The first, and most far-reaching, was John F. Cooper's assessment of the strategic importance Taiwan plays in the grand strategy of the United States. As long as Taiwan remains sovereign and supported by the American navy, then it will remain the primary focus of Chinese military power, much as (to use Cooper's analogy) the independent American Indian nations remained for a century the primary focus of US expansion and campaigning. As Cooper relates, if Taiwan were to fall, China will be able to project her power globally, through a navy that was no longer
“contained” by a proximate chain of islands extending southward from Japan, through the Ryukyu’s, Taiwan, the Philippines, Malaysia, Indonesia and Australia."What's fascinating about Cooper's piece is the emphasis it gives to preparing for and/or safeguarding against great power war as the primary goal for US strategy. Decades ago, this had been a given; throughout the Cold War many smaller wars were fought with the ultimate objective of making the situation favorable to the United States should a great power war break out. But since the fall of the USSR, the United States has had a clear and uncontested global reach but no similar singular focus. Part of Cooper's argument is that this has been possible because our probable global rival has been singularly focused on an enemy just off their shore. The wider implication of Cooper's piece, though, is that our military focus (and, explicitly in the piece, budget priorities) should guarantee our military strength against other great powers.
I read Cooper's article the same day that the New York Times published this editorial, about the experience of NATO in Libya. This was the first war undertaken by NATO where the United States was insistent upon taking a secondary role to the militaries of Canada and Europe. While Qaddafi's regime was ultimately toppled by the NATO-supported Libyan rebels, it was a success more guaranteed by the weakness of the opponent than the prowess of the Western forces involved. The editorial cites ammunition shortfalls and outdated technology as the genuine problems, and suggests more broadly that the combination of austerity measures during the economic downturn has only exacerbated a general trend in Europe of allowing the largess of the Pentagon to substitute for European defense spending. It ends with this condemnation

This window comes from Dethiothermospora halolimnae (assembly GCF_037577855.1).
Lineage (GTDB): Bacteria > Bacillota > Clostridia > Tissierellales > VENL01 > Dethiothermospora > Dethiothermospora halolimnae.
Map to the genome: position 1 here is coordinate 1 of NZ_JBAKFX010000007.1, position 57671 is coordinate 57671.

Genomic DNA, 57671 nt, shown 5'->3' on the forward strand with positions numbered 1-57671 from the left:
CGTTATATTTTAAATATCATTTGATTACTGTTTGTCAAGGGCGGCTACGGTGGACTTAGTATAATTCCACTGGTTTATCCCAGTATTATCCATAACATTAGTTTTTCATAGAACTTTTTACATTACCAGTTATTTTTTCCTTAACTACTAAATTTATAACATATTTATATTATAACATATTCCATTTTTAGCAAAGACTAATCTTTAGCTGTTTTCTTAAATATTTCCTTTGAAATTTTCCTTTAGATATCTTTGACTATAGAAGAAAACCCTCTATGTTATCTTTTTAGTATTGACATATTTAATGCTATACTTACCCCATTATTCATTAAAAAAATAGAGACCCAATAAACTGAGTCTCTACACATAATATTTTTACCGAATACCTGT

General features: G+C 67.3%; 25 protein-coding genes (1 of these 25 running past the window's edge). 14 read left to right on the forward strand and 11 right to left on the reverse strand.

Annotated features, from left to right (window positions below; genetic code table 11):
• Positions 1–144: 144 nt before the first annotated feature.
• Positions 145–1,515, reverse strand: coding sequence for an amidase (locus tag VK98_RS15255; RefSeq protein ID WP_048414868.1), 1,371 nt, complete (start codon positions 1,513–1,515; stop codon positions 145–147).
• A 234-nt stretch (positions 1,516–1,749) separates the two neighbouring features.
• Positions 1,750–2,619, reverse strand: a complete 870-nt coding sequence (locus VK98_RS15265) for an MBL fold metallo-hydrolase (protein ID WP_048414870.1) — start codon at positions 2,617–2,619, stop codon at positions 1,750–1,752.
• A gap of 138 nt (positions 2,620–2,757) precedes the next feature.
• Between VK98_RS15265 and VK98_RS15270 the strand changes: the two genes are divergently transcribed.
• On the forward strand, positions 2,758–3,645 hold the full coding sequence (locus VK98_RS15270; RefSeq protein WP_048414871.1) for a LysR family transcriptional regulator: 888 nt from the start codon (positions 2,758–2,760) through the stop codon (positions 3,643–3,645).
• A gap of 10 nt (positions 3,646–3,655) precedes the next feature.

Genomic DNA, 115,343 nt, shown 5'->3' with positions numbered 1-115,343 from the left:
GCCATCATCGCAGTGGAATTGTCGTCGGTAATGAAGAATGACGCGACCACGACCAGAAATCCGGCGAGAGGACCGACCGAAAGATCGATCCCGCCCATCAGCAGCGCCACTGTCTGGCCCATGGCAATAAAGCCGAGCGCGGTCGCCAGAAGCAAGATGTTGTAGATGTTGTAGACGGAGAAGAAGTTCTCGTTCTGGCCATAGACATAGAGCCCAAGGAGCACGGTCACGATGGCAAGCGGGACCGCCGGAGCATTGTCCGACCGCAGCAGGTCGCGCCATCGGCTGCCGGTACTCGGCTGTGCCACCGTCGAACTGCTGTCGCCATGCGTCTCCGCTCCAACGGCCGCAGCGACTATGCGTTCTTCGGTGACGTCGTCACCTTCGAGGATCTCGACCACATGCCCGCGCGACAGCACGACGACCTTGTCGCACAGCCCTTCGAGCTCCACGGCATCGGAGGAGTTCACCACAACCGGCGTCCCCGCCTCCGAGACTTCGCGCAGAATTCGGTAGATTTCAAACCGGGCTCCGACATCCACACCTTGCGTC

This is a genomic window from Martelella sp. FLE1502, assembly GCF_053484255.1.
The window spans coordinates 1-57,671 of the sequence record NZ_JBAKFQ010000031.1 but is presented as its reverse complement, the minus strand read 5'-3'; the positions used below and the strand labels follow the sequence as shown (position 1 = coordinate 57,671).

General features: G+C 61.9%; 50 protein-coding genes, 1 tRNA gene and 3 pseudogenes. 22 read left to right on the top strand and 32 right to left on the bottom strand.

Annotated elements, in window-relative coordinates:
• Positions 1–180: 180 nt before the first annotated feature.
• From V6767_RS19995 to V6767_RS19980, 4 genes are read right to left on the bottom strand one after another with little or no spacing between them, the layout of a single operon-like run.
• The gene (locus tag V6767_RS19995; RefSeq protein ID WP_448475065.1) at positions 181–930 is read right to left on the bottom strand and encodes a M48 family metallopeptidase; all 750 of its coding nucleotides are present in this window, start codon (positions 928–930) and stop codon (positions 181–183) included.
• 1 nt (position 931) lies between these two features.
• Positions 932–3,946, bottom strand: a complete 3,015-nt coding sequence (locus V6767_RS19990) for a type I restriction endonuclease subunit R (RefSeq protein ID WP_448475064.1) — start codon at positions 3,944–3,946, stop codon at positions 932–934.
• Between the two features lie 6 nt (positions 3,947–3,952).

European leaders need to ask themselves a fundamental question: If it was this hard taking on a ragtag army like Qaddafi’s, what would it be like to have to fight a real enemy?The nations of Europe, it appears, are unready for any war, and are notably unprepared for a great power war for the first time in centuries.
This is fine if one believes that the coming wars will not be symmetric ones. Such skeptics of major conflicts can point to the aughts most memorable strategist, who has spawned a whole school of thought focused on how big powers fight the little wars. Given the present balance of power, and cognizant of the last half-century of American warfare, this makes sense. But such a narrow focus has limitations. Spencer Ackerman writes
With the wars of the future looking likely to occur in sea, air, space and cyberspace, a generation of Army officers forged in counterinsurgency — critics call it a cult — will be challenged to adjustThe nature of wars that will be fought in the future remain a fortunately-unanswered question. But the defense priorities set now, in a time of austerity for the West, will profoundly shape the warfighting of the next decade and beyond.